Cinematographers, Directors, Features, Filmmakers, Hong Kong, Interviews, Recommended posts

Herman Yau interview, pt 2: “Charlene Choi’s performance is remarkable!”

In the second part of our interview, we chat to director Herman Yau about his upcoming film Sara…

In advance of Herman Yau’s upcoming release, easternkicks caught up with him a second time to chat more about the production and his work as a filmmaker, in an exclusive first English-language preview of his upcoming film Sara (formally known as Que Sera Sera).

Next month is the release of your latest film Sara, director Yau what are your expectations for the film?
Sara will be released next year. It is a work that I like and I hope that it will be well received by the audience. I think I am lucky to have a chance to make such a film, I hope it would be received as a breakthrough for Charlene’s career.

Sara was produced by Chapman To, whom you’ve worked with before. What is it like to work with Chapman?
Chapman is easy going. We have sort of mutual trust too.

How much input did he have into the script. Chapman revealed online there were some explicit scenes, how does that change your work as a director?
He gave me a free hand to create the screenplay, I have to thank him for giving me the chance to make Sara. The most important part is to pay care for the actor and actress. The best way is to make a film for both the audience and myself, although it cannot be always. I would avoid making films that go against my value.


The film was shot in different countries, what was it like filming in those locations?
The film was made in Thailand and Hong Kong, only two places. I am used to working with people of different countries and races, and I treasure those experiences.

What is your personal opinion on the controversial topics of Sara?
I think the most important thing is to find an angle, or perspective, to tell a story, and then make the film with a simple heart.

Was there a specific story you set out to tell about the film? The script was written by Erica Li, does it feel second nature at this point to work with her after your long cinematic career together?
The story is about growing up, and what qualifies one as a human being. Basically, the story was originated by me, and Erica worked on the screenplay. Erica and I have known each other for more than twenty years, we have developed a kind of mutual understanding.

The Hong Kong film industry has been changing a great deal over the last decade. Do you think directors are still interested in making ‘Hong Kong’ style films?
I do think that there are still film directors who want to make Hong Kong-style films, and such films still have their audience.

Do you see yourself as a ‘Hong Kong’ film maker?
It would be better left for others to comment.

Was there anything you personally wanted to include in the film? What is your favourite part of Sara?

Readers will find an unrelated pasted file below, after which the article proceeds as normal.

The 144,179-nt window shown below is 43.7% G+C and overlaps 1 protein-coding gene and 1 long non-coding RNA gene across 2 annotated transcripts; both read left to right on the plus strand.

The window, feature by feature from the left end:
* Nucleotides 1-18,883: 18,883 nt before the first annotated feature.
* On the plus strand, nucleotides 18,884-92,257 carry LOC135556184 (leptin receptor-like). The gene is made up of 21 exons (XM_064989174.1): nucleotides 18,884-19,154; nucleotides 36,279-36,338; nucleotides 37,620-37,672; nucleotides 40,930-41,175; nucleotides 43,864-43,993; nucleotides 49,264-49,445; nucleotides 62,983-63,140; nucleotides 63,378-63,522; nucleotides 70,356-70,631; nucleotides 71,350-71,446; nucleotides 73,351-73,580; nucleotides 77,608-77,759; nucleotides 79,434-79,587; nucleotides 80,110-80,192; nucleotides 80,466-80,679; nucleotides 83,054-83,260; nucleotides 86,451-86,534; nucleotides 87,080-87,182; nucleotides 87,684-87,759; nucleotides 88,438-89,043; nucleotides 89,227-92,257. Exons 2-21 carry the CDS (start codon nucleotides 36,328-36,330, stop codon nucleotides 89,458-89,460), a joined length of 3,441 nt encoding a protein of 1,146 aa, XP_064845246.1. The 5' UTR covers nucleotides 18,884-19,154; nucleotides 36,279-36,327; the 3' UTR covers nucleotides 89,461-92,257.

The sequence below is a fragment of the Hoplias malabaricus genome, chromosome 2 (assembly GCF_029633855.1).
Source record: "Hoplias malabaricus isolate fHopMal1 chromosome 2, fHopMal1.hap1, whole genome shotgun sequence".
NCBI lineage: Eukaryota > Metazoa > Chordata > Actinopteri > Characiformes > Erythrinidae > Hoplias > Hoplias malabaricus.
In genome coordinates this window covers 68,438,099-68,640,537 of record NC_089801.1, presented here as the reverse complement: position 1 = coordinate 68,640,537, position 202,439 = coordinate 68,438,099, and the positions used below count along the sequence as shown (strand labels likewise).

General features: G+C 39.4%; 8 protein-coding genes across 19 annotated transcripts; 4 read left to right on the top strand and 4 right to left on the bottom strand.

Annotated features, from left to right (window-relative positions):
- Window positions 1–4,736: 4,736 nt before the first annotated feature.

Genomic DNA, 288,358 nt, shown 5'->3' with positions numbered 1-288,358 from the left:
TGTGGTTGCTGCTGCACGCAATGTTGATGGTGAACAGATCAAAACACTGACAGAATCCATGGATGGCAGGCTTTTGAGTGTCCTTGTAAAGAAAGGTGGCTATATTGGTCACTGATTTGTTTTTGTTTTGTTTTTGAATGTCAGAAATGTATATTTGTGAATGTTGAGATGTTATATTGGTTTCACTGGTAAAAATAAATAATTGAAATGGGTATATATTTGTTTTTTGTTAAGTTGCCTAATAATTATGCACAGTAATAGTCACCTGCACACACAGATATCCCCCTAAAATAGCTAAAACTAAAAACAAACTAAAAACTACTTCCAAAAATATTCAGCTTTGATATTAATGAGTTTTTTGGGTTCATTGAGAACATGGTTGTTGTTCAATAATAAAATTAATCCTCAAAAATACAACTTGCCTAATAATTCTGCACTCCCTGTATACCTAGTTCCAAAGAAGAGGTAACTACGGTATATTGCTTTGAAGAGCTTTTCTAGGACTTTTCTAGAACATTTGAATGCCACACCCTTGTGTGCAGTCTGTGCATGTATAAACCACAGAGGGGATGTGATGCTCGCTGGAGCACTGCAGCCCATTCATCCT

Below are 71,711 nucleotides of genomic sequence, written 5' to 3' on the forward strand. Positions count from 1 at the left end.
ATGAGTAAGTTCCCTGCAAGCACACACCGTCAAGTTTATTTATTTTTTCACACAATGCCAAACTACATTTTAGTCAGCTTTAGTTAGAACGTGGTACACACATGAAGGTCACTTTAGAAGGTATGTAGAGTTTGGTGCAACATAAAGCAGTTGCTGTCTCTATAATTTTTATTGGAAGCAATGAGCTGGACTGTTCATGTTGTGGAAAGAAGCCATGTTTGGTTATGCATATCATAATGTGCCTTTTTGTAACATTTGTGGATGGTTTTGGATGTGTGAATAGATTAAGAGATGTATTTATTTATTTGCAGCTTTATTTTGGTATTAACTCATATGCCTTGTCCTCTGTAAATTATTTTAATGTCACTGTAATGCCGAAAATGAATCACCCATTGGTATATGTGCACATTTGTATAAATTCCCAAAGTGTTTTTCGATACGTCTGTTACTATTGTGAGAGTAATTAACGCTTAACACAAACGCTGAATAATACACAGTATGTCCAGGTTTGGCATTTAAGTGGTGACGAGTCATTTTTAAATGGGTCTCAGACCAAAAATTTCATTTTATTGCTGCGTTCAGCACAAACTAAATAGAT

Basically, I have shot what I think as appropriate for the film. Other than some minor shots, what I have shot has been included in the final edit. Charlene Choi’s performance is remarkable.

What was your engagement with the cast and crew like, working on such an emotionally hard project?
We had enough communication before the actual shooting. Mutual respect is the most important thing when working with other people.

What personally makes a great film for you?
An honest film that cares about humanity.

Can we expect to see you at future festivals with Sara? What future aspirations do you or Chapman have for the film?
Whatever that can enable Sara to find its audience would make me happy. It’s hard to tell in the meantime. I simply hope that the film can find its audience.

What can we expect to see from you in the future, what are you currently working on?
I am planning to make a triad story, starring Chapman To and Anthony Wong. I hope it can be done.

To finish, do you have anything you would like to share? Will we see you at Udine next year?
For Udine, it depends whether or not the festival would invite Sara. It is a film that I personally like very much.

Sara will be released next year. Read the first part of our interview with Herman Yau, concentrating on his career.

Thanks again to Herman Yau for his time.

About the author

Andrew Daley
News Editor for easternKicks, and a Video Producer for Cycling Weekly based in London, with a passion for East Asian cinema, photography, and the outdoors. Read reviews/articles »
Read all posts by Andrew Daley

On this day One year ago


Cat on a cold mountain top… (more…) Read on

On this day Five years ago

11th Five Flavours Film Festival opening film and...

This year’s film festival programme features films from Bhutan, Roman Porno Reboot segment and well-known film directors… (more…) Read on

On this day 12 years ago

Higanjima – Escape From Vampire Island

More teenagers having problems with our fanged friends of the night, but at least it’s not Twilight or The Vampire Diaries... (more…) Read on

On this day 15 years ago


Another convincing slice of the Hong Kong triad gang world from Johnnie To – with an ensemble cast to die for!... (more…) Read on

Leave a Reply

Your email address will not be published.

This site uses Akismet to reduce spam. Learn how your comment data is processed.